Despite numerous calls to their customer service centre since late February, including a conversation with a supervisor, I have yet to receive my cheque.

    I am preparing to go through the onerous route of filing a statement of claim at the Ontario Small Claims Court, but I still hold out some hope that there may be someone at Citi who if contacted will resolve the situation quickly. I find it difficult to believe that they would not want to retain their customers by providing some basic level of service in a case such as mine.

    I have personally worked in a financial institution (Trimark and subsequently AIM Trimark Investments), where I cancelled and replaced cheques and couriered them out to customers in a timely manner with ease. Why aren’t they capable of resolving what should be a non-problem?

  6. JL

    May 26 2008

    I read your column religiously and love it. I thought I would write in about something a friend told me about, which recently happened to her.

    She and I play the balance transfer game in order to take advantage of low interest rate promotions on our credit cards. Each of us has sufficient cards that we NEVER use a card for purchases when it’s got a balance transfer debt on it.

    In fact, I’m off to the bank later to use a 1.99% (’til November 2008) balance transfer cheque from my Sears MasterCard to transfer $10,000 of debt from my RBC line of credit (currently at 4.75%).

    Anyway, she paid off her CitiBank MasterCard balance recently because her low interest balance transfer promotional period had passed. She was SHOCKED to discover a $227 charge on her next statement.

    She called to complain about this, hoping for a reversal of this charge, and was again SHOCKED to learn the rules and regulations had changed and she had been notified in writing (small print). Her charge was not reversed.

    The supervisor she spoke to mentioned there had been a lot of people calling about this, but because everyone had been notified, no reversals would be made.

    Have you heard other complaints? I was stunned to learn of this, yet I’m certain it’s legal, although immoral, really.

    Earlier today, I paid off my own Capital One MasterCard in full. When I called to get a balance current to today, I made sure I wasn’t going to get charged a penalty for paying it off. I wasn’t, but frankly, I had been carrying this balance for a few years (it was 3.99% for the life of the debt, which has been a pretty good deal, especially when my line of credit rate was over 6%), so maybe a service charge/penalty WOULD, in fact, apply to new debt. I didn’t ask.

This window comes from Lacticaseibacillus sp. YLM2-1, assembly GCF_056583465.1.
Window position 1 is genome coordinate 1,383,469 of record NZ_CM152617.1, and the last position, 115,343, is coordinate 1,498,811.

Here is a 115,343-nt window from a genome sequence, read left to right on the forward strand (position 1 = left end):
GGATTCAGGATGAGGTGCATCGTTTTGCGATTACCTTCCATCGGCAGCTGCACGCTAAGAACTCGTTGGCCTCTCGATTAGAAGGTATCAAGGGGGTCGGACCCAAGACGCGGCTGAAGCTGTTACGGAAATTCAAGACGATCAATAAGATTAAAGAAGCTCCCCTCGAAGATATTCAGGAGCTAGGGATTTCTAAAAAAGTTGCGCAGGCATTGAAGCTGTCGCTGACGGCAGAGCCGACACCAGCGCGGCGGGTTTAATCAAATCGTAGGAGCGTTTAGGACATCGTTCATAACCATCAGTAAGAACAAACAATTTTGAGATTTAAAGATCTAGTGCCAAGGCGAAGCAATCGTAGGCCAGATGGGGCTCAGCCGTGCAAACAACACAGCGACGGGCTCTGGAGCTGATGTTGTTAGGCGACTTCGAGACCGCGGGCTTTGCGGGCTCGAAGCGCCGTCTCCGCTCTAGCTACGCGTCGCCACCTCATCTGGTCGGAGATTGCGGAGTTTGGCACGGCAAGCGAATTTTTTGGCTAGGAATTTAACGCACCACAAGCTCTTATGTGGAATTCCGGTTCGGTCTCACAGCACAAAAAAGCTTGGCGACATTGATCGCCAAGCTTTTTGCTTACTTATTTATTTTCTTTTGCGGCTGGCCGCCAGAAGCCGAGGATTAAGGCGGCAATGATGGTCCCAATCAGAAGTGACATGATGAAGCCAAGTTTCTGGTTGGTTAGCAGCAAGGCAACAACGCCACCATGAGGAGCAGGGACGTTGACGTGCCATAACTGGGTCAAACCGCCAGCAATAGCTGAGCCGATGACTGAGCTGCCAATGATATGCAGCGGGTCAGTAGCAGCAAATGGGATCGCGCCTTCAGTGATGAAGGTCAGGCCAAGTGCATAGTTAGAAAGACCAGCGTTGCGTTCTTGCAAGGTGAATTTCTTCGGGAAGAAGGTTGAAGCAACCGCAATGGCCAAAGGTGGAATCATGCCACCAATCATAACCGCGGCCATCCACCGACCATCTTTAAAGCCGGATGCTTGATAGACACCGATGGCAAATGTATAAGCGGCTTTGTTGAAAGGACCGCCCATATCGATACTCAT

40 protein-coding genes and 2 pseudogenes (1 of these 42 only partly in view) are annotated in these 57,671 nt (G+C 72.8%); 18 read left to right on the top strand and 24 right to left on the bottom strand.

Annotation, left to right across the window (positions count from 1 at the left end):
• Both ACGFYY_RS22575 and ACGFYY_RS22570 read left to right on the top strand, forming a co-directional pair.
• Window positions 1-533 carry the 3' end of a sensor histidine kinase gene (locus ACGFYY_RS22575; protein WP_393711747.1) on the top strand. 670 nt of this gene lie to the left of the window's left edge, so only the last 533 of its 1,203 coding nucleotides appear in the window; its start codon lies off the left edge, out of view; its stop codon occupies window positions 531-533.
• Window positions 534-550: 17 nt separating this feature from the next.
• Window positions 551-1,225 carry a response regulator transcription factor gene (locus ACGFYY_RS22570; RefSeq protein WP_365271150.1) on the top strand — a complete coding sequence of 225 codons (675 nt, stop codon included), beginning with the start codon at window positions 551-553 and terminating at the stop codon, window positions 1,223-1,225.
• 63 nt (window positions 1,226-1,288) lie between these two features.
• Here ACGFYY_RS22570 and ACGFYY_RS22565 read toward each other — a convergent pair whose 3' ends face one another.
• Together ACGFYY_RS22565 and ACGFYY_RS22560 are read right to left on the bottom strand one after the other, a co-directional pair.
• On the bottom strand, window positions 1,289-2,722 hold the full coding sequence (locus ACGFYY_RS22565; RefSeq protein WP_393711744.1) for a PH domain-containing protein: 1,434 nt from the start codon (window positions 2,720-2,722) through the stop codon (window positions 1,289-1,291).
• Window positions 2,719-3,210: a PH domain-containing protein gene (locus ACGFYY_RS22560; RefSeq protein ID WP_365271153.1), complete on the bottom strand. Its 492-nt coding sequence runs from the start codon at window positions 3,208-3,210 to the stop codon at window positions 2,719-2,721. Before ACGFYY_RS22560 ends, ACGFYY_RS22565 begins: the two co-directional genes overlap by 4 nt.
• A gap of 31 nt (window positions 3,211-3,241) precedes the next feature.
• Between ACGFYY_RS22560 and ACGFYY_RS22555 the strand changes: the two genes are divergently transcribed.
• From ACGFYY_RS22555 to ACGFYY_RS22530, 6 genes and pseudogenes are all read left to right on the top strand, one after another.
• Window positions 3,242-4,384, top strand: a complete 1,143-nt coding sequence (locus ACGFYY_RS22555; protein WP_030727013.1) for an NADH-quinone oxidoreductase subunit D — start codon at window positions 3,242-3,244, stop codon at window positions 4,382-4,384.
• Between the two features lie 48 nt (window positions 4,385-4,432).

Hope you can help out with researching this topic. Thank you.

  7. bylo

    May 26 2008

    JL says, “She and I play the balance transfer game in order to take advantage of low interest rate promotions on our credit cards.” Presumably they use “the rules and regulations” of that promotion to their advantage.

    But if that is “legal, although immoral, really” then how is CitiBank any different when they play their “game” on unsuspecting customers? After all, “the rules and regulations had changed and she had been notified in writing (small print).”

  8. Karen Marr

    May 30 2008

    I received a new Canadian Tire Option MasterCard Credit Card in the mail yesterday. My old Option CC had not expired. This new Option CC has the new “paypass” technology.

    When calling the Canadian Tire Credit Card Service Department to cancel the “paypass” portion, saying only the regular Credit Card was wanted, I was informed that I had to accept the paypass with the credit card or cancel the card totally.

    Phoned Canadian Tire Financial Services, spoke with Shannon, an Account Supervisor. Explained my concern over not wanting the paypass and asked to just leave my Options Card as was.

    Shannon informed me that this is new technology and within the next four months, all Canadian Tire Option MasterCards will be replaced with the paypass feature. Again I explained I did not want this feature. From Shannon: “We own the credit card and we can do whatever we want”. I hung up.

    How can the customer be forced to accept this change, and the risk along with the card? In their enclosed brochure it states “It’s as safe and secure as all MasterCard cards and with PayPass your card never leaves your hand” — a marketing tactic.

    If someone took my credit card to use, the initial safeguard is the signature match to the back of the card. There is no such security on the paypass. The big corporations are forcing a card on the consumer and making the consumer responsible for the liability.

    Of course, you say, we are not being forced. We can cancel the card. Canadian Tire has thought the process through and knew there would be a reaction from the public. So they have added a bonus to this new card — there will be “Cardmember Exclusive offers”. No card, no exclusive sales. Shopping at Canadian Tire to Canadians is like ice hockey to Canadians, a way of life.

    If the public want the paypass, fine. But the public should not be forced to have this additional service.

    Does the public have to accept this? What is your opinion on this?

    Have spoken with a few financial people and come up with a solution to this Corporate tactic. Keep the new Options card, but forward a registered letter to their financial department stating authorization for credit limit is only $200.

    Consumer has a card for “cardholders exclusive offers,” but credit card company receives very little, if any, interest income.